Floyd Smith shares P.B. Point Surfing History

"Floyd and Larry in front of their new sign at 763 Turquoise Street. Photo: Gordon & Smith, Inc. Archives" (caption and photo from page 15, Gordon & Smith: One Long Ride)

When Christopher Columbus invaded the Western Hemisphere, the natives were not pleased to greet him as previously reported. Was it Machiavelli or Winston Churchill… or Nazi war criminal Hermann Göring who said, “History is written by the victors?”

There is always “another side to the story.”

Captain Schlack was not happy when “surf riders” invaded his neighborhood, but who used his cliff for access to the beach long before his castle was built upon the hill?

“Floyd checks a resin stringer (foreground), while Larry works on a board: Photo: Gordon & Smith, Inc. Archives” (caption and photo from page 14, Gordon & Smith: One Long Ride)

“To understand surfing in the early sixties, you have to understand the history,” rebuts surfing legend Floyd Smith.

Smith, along with his Mission Bay High School friend and track teammate, Larry Gordon, began to commercially produce surfboards in Floyd’s garage in the late 1950s. Together, they created the iconic Gordon & Smith brand.

“During the thirties, P.B. Point was the main surfing spot in San Diego, even more so than Windansea. During the war, it became a military base called Gunnery Point. It was abandoned from ’45 until 1954-55. Surfers used it a lot during the winter swells,” Floyd said.

The boundaries of Anti-Aircraft Training Center, Pacific Beach were Midway Street (north), La Jolla Boulevard and Chelsea Street (east), Sea Ridge Drive (south) and Calumet Avenue (west). (map by SAIC)

Anti-Aircraft Training Center, Pacific Beach was built in 1942. It was used by both the Navy and Army during World War II as a training site for anti-aircraft and surface warfare on a gunnery range that extended into the Pacific Ocean. The area was not well developed at the time, but the sounds carried into Pacific Beach and La Jolla.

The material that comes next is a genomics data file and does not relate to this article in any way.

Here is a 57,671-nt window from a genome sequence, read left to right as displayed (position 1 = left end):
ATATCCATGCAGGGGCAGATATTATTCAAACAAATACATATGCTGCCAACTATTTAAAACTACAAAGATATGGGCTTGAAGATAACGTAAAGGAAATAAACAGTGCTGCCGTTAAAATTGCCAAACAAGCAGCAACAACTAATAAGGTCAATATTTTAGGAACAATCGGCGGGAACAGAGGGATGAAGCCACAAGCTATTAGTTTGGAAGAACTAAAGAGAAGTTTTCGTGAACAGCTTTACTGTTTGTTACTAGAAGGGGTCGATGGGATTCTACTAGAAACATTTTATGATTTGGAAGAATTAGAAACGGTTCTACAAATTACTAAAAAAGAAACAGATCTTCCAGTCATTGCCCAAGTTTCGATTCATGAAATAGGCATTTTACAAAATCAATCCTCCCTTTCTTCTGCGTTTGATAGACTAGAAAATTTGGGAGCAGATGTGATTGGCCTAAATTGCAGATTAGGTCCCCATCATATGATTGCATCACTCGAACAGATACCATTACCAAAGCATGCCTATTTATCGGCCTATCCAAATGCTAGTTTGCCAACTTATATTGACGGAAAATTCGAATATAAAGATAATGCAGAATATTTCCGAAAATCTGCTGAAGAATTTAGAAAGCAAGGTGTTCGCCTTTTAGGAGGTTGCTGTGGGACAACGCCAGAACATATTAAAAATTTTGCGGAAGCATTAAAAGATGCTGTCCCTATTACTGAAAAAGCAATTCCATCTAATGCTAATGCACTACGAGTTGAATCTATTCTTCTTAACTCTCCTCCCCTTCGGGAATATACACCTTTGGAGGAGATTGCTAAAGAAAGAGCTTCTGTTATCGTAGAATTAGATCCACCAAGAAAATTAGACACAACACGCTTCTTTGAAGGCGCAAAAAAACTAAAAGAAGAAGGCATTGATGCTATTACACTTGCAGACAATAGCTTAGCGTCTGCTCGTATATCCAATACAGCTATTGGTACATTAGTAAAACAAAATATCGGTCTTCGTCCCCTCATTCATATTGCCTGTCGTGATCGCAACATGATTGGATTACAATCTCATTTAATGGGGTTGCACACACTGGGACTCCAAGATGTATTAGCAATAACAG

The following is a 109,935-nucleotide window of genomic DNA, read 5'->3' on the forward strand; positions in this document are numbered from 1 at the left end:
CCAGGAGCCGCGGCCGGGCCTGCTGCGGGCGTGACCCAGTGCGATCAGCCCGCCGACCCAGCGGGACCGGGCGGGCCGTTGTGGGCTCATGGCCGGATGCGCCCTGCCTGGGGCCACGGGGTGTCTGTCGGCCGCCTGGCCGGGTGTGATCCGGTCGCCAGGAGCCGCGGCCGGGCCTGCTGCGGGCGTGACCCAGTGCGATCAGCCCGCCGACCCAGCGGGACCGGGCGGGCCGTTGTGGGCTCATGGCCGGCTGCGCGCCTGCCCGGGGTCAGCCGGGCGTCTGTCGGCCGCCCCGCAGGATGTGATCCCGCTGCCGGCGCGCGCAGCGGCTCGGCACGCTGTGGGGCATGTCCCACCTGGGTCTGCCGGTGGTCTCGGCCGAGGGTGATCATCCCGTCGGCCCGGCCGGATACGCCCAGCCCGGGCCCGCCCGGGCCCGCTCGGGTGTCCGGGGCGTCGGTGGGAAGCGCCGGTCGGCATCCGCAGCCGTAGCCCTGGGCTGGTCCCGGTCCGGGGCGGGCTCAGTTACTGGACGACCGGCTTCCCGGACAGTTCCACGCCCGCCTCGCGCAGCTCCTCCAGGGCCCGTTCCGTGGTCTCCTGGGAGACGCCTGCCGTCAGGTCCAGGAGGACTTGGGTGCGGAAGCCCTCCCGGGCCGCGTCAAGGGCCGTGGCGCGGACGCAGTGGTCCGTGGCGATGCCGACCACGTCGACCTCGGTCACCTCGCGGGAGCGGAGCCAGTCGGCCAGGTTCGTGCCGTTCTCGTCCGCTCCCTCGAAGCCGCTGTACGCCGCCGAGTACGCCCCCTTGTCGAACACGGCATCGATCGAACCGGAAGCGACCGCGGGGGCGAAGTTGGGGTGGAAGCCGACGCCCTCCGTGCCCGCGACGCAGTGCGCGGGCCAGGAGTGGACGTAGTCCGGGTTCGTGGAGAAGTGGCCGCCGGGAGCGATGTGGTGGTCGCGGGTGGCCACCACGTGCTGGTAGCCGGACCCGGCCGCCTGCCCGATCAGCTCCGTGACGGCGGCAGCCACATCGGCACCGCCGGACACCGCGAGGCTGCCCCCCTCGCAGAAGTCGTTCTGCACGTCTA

“They leveled the massive concrete gun emplacements and built nice ocean front homes on the cliff that sold for $25,000. Less than a mile away, homes in P.B. were selling for $10,000. As soon as the people moved in, that’s when the trouble began. Surfers would arrive at 5:00 a.m. with their radios blaring and loud mouths yelling, ‘Hey, what’s the problem?'” Smith said.

“They notified us that P.B. Point was in La Jolla and they were not going to tolerate the noise and rowdiness.”

(Longtime Clairemont residents recognize the concept of “Creeping La Jolla” with our own phenomena of “Creeping Bay Park.” Real estate values increase when prestigious neighborhood boundaries are arbitrarily moved. Some even claim that Pacific Beach is part of West Clairemont.)

Floyd continued, “The city tried to work out a compromise, but there was only one access… a trail that had been used for years to get to the beach and it was cut off. The solution was to ban surfing, but us surfers yelled and screamed and raised hell. A city council meeting was set and it was packed to the rafters with surfers from everywhere in Southern California.”